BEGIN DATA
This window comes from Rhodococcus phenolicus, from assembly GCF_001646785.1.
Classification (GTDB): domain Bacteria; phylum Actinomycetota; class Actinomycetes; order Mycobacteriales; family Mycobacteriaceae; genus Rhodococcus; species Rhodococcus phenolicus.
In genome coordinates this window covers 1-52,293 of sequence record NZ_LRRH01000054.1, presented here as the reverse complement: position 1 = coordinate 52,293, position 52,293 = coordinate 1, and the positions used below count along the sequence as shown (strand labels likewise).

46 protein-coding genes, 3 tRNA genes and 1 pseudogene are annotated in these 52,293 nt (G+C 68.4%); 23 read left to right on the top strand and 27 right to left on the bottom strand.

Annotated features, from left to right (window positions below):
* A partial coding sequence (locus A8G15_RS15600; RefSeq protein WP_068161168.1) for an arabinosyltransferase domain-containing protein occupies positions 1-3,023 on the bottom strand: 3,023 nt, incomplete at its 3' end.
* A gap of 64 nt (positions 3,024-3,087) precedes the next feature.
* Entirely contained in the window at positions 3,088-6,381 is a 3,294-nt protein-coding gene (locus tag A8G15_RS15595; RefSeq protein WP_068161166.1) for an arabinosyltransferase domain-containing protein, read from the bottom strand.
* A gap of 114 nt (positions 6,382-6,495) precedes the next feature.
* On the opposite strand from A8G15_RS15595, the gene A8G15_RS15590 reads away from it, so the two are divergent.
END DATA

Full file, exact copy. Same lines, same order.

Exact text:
This window comes from Rhodococcus phenolicus, from assembly GCF_001646785.1.
Classification (GTDB): domain Bacteria; phylum Actinomycetota; class Actinomycetes; order Mycobacteriales; family Mycobacteriaceae; genus Rhodococcus; species Rhodococcus phenolicus.
In genome coordinates this window covers 1-52,293 of sequence record NZ_LRRH01000054.1, presented here as the reverse complement: position 1 = coordinate 52,293, position 52,293 = coordinate 1, and the positions used below count along the sequence as shown (strand labels likewise).

46 protein-coding genes, 3 tRNA genes and 1 pseudogene are annotated in these 52,293 nt (G+C 68.4%); 23 read left to right on the top strand and 27 right to left on the bottom strand.

Annotated features, from left to right (window positions below):
* A partial coding sequence (locus A8G15_RS15600; RefSeq protein WP_068161168.1) for an arabinosyltransferase domain-containing protein occupies positions 1-3,023 on the bottom strand: 3,023 nt, incomplete at its 3' end.
* A gap of 64 nt (positions 3,024-3,087) precedes the next feature.
* Entirely contained in the window at positions 3,088-6,381 is a 3,294-nt protein-coding gene (locus tag A8G15_RS15595; RefSeq protein WP_068161166.1) for an arabinosyltransferase domain-containing protein, read from the bottom strand.
* A gap of 114 nt (positions 6,382-6,495) precedes the next feature.
* On the opposite strand from A8G15_RS15595, the gene A8G15_RS15590 reads away from it, so the two are divergent.